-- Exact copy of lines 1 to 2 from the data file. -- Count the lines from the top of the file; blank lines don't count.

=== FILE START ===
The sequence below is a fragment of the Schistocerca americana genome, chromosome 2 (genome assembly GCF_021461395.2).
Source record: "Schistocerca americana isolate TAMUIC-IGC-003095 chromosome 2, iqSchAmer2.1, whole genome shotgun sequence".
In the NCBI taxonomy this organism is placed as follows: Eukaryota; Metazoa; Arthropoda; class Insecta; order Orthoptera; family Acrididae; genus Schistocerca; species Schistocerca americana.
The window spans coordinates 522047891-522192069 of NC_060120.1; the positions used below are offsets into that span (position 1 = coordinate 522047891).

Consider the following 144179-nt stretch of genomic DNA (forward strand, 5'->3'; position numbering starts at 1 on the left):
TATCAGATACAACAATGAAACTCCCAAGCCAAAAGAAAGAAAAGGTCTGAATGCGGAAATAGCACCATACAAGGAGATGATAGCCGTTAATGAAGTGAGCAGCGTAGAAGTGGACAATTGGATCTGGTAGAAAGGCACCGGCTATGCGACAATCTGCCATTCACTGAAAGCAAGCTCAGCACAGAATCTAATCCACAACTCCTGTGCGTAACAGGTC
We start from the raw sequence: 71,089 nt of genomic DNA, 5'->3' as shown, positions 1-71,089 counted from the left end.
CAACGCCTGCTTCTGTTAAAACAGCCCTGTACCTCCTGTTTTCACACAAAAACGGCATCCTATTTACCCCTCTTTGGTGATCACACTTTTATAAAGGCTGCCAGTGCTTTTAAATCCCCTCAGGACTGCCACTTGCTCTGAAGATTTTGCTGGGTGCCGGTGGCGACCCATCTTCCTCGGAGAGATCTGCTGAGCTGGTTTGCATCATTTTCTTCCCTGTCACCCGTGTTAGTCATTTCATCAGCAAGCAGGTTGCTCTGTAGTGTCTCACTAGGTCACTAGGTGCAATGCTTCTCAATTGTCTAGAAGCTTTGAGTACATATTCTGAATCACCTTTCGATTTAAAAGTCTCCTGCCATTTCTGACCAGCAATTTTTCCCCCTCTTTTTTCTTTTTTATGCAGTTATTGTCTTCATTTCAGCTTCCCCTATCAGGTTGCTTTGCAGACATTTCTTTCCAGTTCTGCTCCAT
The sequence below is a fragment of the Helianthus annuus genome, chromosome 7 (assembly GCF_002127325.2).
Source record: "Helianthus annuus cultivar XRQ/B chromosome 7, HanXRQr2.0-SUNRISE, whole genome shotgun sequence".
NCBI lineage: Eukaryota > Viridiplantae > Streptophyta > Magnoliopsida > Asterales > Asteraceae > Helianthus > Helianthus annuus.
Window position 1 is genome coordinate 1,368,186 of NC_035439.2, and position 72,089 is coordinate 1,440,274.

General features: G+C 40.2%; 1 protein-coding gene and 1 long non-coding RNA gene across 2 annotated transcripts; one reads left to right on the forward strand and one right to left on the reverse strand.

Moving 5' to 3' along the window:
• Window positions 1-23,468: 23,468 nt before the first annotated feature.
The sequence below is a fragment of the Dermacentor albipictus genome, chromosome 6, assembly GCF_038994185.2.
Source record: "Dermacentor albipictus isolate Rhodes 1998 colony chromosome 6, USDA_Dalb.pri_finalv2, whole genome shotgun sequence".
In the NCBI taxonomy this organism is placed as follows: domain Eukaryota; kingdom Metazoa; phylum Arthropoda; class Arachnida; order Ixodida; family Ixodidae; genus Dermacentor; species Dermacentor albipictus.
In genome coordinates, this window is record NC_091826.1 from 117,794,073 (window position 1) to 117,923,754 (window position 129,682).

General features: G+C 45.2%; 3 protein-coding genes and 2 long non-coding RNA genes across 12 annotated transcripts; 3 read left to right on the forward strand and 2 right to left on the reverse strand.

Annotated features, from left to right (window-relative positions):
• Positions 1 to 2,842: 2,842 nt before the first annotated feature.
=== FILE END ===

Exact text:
The sequence below is a fragment of the Schistocerca americana genome, chromosome 2 (genome assembly GCF_021461395.2).
Source record: "Schistocerca americana isolate TAMUIC-IGC-003095 chromosome 2, iqSchAmer2.1, whole genome shotgun sequence".